Telecoms industry preparing for totally free broadband

There is no such as a free lunch, they say. But how about completely free telecommunications, including free connections?

Last week Carphone Warehouse rattled the cages of the telecom giants by announcing ‘free broadband’ and virtually unlimited landline phone calls.
Meanwhile BT has told The Guardian, that household telephone bills will soon be consigned to the technological dustbin of history.
Matt Bross, BT’s chief technology officer, said: ‘Within five years I can see that people will not pay for phone calls.’ And it seems broadband just might be going the same way.

Robert McKinnon, who works for ZyXel, a Korean phone manufacturer, says many companies in the telecoms market are now working towards a model where broadband and phone calls will be totally free – unlike the Carphone Warehouse ‘free’ model where the consumer still has to pay monthly charges £11 for line rental and £9.99 for their phone calls.

The cause of much of this heady Spring sales madness is of course Voip, the technology that has appeared out of nowhere in the last two years.

Voip, or Voice Over Internet Protocol, lets people make phone calls via the internet either for free – if made between Voip-enabled computers – or at very low cost if dialing into the standard telephone network.

The rapid public acceptance of this technology has sent a shudder down the spines of ‘the incumbents’ – companies like BT and NTL Telewest in the UK – who are now falling over each other to proclaim that it is data rather than voice that now interests them.

The industry statistics tell their own story.

According to IT analysts Gartner Research, the number of calls made on landlines in 2004 fell by 10%; this year it is expected to fall by 20%.
Meanwhile the revenue from landline calls is expected to fall to just 50 or 60% of what it is today by 2010. The main beneficiary will be the mobile, though 36% of those calls already lost to landlines have migrated to the internet.

Gartner predicts that one third of Europeans and Americans will have ditched their old fixed phone lines by 2009 and will be using mobile and internet telephony instead. The report also says that 70% of voice connections around the world will be wireless by 2009.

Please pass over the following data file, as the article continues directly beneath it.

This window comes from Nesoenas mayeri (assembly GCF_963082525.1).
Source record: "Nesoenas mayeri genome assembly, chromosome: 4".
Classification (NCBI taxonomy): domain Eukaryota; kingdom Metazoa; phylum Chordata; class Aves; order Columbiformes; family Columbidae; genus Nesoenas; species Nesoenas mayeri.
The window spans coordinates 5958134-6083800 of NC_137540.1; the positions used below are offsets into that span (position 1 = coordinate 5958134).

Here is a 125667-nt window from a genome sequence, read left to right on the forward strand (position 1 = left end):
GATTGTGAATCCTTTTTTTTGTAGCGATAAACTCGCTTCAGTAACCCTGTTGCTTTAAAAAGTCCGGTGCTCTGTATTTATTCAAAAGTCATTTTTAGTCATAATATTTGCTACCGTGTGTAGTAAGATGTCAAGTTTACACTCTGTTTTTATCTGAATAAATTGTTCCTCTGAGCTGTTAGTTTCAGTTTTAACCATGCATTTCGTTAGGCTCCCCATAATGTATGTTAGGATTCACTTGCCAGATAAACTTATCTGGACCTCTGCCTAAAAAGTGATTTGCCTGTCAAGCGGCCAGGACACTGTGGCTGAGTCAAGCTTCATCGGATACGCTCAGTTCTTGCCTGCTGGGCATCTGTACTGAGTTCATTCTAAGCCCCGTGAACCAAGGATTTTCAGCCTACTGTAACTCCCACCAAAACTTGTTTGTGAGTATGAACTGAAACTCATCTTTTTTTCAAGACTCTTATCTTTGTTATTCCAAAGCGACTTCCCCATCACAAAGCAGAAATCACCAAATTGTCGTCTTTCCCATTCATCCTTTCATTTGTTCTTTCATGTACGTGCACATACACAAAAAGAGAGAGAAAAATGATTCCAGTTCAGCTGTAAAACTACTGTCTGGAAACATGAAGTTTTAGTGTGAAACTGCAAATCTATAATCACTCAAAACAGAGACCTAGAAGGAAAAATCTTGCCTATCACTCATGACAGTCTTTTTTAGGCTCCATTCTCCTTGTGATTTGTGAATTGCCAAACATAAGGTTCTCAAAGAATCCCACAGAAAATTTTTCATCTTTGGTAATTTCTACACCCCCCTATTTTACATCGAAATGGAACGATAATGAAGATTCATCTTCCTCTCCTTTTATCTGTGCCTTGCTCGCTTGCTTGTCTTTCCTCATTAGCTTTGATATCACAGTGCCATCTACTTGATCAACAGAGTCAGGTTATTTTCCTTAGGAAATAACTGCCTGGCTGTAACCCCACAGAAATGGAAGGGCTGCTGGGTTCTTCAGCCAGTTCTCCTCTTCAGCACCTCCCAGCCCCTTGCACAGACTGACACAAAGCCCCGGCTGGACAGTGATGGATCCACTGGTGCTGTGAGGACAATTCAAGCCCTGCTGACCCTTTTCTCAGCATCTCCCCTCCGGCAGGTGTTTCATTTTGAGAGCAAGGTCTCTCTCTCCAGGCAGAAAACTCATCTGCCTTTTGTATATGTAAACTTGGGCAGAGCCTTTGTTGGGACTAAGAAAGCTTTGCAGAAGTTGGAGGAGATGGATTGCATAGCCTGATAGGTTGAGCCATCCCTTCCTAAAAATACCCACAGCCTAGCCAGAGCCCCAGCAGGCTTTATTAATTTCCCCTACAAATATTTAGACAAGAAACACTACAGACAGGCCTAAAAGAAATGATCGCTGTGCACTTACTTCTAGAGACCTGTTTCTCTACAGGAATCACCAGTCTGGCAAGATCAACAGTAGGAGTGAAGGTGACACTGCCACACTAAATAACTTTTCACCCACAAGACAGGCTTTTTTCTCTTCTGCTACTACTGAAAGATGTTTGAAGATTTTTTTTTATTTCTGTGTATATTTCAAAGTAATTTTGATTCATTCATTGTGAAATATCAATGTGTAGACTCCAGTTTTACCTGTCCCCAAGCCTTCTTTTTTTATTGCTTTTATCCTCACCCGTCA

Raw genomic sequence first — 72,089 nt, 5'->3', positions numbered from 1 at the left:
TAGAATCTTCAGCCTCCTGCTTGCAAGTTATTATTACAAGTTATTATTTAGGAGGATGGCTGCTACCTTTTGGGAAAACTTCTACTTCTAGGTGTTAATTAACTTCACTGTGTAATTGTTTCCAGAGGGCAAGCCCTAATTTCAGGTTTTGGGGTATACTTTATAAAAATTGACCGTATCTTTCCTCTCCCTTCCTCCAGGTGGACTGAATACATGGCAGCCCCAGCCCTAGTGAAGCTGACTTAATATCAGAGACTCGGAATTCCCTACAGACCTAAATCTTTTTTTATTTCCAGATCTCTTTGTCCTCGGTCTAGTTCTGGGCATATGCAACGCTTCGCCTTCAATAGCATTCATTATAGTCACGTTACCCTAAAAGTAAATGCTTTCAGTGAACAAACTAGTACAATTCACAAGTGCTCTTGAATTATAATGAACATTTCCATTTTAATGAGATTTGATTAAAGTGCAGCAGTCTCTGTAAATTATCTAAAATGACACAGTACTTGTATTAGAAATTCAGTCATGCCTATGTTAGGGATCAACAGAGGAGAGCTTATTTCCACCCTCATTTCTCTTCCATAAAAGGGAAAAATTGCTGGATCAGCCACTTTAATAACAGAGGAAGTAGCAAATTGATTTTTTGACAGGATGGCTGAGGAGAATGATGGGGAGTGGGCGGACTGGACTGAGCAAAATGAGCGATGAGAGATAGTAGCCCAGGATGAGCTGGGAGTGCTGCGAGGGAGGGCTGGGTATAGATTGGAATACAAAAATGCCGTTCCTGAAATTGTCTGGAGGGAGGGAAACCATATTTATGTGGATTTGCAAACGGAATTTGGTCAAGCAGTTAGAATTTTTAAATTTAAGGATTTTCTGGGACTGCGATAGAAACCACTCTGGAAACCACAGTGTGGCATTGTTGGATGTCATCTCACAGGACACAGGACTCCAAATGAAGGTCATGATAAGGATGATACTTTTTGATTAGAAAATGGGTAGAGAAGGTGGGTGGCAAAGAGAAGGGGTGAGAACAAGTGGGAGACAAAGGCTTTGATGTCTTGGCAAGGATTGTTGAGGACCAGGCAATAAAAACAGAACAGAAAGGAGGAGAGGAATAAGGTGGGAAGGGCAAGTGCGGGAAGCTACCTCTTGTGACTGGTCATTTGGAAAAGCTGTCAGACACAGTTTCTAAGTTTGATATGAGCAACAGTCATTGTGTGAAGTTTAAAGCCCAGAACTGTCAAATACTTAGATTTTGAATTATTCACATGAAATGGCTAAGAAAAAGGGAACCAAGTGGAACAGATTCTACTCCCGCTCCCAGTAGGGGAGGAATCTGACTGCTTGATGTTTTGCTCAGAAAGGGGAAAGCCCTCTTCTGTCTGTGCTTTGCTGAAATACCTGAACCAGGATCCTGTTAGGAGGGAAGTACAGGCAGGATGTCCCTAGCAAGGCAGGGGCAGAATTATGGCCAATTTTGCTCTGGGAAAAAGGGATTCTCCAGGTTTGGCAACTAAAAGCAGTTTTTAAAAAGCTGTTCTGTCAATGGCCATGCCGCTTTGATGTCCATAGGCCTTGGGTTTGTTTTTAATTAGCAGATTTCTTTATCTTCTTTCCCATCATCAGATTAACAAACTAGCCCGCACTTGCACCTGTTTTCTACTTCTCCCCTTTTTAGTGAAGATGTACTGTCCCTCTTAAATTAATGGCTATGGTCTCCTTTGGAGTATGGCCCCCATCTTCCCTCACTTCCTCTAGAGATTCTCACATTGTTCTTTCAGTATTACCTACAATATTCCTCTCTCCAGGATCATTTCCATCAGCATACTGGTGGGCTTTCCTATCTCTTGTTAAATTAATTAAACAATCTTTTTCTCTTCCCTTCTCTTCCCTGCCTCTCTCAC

Colin Duffy, chief executive of Voipfone, a telecommunications company
specialising on providing low-cost voice lines to small businesses, says such figures herald a revolution in the way the consumers and businesses alike look at communications.

‘Voice has just become another piece of data on a network that the customer is already paying for. It is the new companies who are going to grow around that network and who will produce the new phone companies,’ he said.

Duffy added: ‘This is a significant change for companies such as BT – because up till now most of their revenue has come from the retail sector. But BT really does not have much choice.’

However, it is not only the traditional landline operators who need to fear the communications potential of the internet.

Mobile phone companies are also vulnerable because of the development of
WiFi phones and instant messaging services on PDAs that allow people to make phone calls via wireless access points on the broadband network.

Already a radical new organisation called FON that has received EU funding is trying to develop a free worldwide wireless network.

Indeed, with the emergence of the new WiMax technology, routing many mobile phone calls via the internet using a comprehensive wireless network has become a real possibility.

WiMax – Worldwide Interoperability for Microwave Access- is claimed to be far more robust, secure and powerful than standard WiFi, and is able to offer services over ranges of several miles at speeds of up to 10Mbps speeds.

Some believe it could prove to be the kiss of death for 3G technology.

Already companies such as the German computer giant Siemens are developing what is known as an intelligent mobile phone. Tim Bishop, the company’s head of strategy, said: ‘Like many manufacturers we are exploring the development of intelligent phones that could be combined GSM, 3G and WiFi devices – and which will be underpinned by Voip technology.

‘The phones will be intelligent and just seek out the cheapest service.’

At current rates it is hard to see how the cheapest will not be those routed by the internet.

Indeed BT’s Matt Boss even predicts that before long all mobile phone calls too could eventually be free.

He says ‘We can ..see that those people who make a lot of mobile phone calls will do so from the web – and because of that we are aiming to put more services into data devices.’